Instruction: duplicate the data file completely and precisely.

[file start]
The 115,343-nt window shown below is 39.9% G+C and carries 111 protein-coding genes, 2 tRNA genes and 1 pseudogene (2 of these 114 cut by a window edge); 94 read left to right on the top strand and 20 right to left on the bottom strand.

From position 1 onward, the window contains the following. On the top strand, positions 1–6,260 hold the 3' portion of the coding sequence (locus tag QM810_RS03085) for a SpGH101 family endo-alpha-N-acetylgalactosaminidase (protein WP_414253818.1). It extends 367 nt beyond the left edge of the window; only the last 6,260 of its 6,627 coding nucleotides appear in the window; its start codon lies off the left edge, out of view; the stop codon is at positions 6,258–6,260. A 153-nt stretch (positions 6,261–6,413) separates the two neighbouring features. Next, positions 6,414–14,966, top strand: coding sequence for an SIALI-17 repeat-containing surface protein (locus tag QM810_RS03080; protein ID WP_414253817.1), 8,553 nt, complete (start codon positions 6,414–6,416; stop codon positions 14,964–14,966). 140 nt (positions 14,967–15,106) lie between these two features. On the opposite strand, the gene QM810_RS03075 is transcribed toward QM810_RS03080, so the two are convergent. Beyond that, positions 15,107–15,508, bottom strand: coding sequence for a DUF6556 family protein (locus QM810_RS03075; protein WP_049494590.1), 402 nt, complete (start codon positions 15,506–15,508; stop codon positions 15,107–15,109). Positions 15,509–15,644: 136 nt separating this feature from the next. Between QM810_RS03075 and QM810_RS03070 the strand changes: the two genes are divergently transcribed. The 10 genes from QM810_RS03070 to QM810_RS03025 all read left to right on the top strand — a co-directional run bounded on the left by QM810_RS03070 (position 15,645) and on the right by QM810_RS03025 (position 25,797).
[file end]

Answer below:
The 115,343-nt window shown below is 39.9% G+C and carries 111 protein-coding genes, 2 tRNA genes and 1 pseudogene (2 of these 114 cut by a window edge); 94 read left to right on the top strand and 20 right to left on the bottom strand.

From position 1 onward, the window contains the following. On the top strand, positions 1–6,260 hold the 3' portion of the coding sequence (locus tag QM810_RS03085) for a SpGH101 family endo-alpha-N-acetylgalactosaminidase (protein WP_414253818.1). It extends 367 nt beyond the left edge of the window; only the last 6,260 of its 6,627 coding nucleotides appear in the window; its start codon lies off the left edge, out of view; the stop codon is at positions 6,258–6,260. A 153-nt stretch (positions 6,261–6,413) separates the two neighbouring features. Next, positions 6,414–14,966, top strand: coding sequence for an SIALI-17 repeat-containing surface protein (locus tag QM810_RS03080; protein ID WP_414253817.1), 8,553 nt, complete (start codon positions 6,414–6,416; stop codon positions 14,964–14,966). 140 nt (positions 14,967–15,106) lie between these two features. On the opposite strand, the gene QM810_RS03075 is transcribed toward QM810_RS03080, so the two are convergent. Beyond that, positions 15,107–15,508, bottom strand: coding sequence for a DUF6556 family protein (locus QM810_RS03075; protein WP_049494590.1), 402 nt, complete (start codon positions 15,506–15,508; stop codon positions 15,107–15,109). Positions 15,509–15,644: 136 nt separating this feature from the next. Between QM810_RS03075 and QM810_RS03070 the strand changes: the two genes are divergently transcribed. The 10 genes from QM810_RS03070 to QM810_RS03025 all read left to right on the top strand — a co-directional run bounded on the left by QM810_RS03070 (position 15,645) and on the right by QM810_RS03025 (position 25,797).